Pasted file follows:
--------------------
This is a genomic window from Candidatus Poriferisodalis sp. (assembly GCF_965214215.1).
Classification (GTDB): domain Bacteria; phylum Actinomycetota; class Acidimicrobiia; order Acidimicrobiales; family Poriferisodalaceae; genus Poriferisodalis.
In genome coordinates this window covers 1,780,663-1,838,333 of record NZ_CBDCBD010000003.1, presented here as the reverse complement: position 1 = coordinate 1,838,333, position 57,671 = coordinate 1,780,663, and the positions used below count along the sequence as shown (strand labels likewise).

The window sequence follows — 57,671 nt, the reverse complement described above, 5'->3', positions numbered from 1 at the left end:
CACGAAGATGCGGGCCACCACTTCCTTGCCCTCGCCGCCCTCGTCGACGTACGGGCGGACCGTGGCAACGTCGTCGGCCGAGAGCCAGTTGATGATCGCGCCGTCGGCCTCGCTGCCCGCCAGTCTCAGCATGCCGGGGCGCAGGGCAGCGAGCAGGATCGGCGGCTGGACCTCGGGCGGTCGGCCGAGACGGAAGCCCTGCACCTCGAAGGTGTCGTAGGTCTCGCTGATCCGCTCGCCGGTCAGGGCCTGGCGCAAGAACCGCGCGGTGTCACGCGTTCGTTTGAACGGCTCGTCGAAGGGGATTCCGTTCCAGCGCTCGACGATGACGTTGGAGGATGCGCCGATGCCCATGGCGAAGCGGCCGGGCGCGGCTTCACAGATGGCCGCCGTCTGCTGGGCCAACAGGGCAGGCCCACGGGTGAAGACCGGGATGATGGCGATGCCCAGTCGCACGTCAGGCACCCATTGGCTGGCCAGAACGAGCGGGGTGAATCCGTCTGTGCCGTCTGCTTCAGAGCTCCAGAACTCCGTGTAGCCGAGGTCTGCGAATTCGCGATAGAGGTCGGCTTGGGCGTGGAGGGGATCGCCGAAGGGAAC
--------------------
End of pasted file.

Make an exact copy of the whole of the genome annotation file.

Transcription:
This is a genomic window from Candidatus Poriferisodalis sp. (assembly GCF_965214215.1).
Classification (GTDB): domain Bacteria; phylum Actinomycetota; class Acidimicrobiia; order Acidimicrobiales; family Poriferisodalaceae; genus Poriferisodalis.
In genome coordinates this window covers 1,780,663-1,838,333 of record NZ_CBDCBD010000003.1, presented here as the reverse complement: position 1 = coordinate 1,838,333, position 57,671 = coordinate 1,780,663, and the positions used below count along the sequence as shown (strand labels likewise).

The window sequence follows — 57,671 nt, the reverse complement described above, 5'->3', positions numbered from 1 at the left end:
CACGAAGATGCGGGCCACCACTTCCTTGCCCTCGCCGCCCTCGTCGACGTACGGGCGGACCGTGGCAACGTCGTCGGCCGAGAGCCAGTTGATGATCGCGCCGTCGGCCTCGCTGCCCGCCAGTCTCAGCATGCCGGGGCGCAGGGCAGCGAGCAGGATCGGCGGCTGGACCTCGGGCGGTCGGCCGAGACGGAAGCCCTGCACCTCGAAGGTGTCGTAGGTCTCGCTGATCCGCTCGCCGGTCAGGGCCTGGCGCAAGAACCGCGCGGTGTCACGCGTTCGTTTGAACGGCTCGTCGAAGGGGATTCCGTTCCAGCGCTCGACGATGACGTTGGAGGATGCGCCGATGCCCATGGCGAAGCGGCCGGGCGCGGCTTCACAGATGGCCGCCGTCTGCTGGGCCAACAGGGCAGGCCCACGGGTGAAGACCGGGATGATGGCGATGCCCAGTCGCACGTCAGGCACCCATTGGCTGGCCAGAACGAGCGGGGTGAATCCGTCTGTGCCGTCTGCTTCAGAGCTCCAGAACTCCGTGTAGCCGAGGTCTGCGAATTCGCGATAGAGGTCGGCTTGGGCGTGGAGGGGATCGCCGAAGGGAAC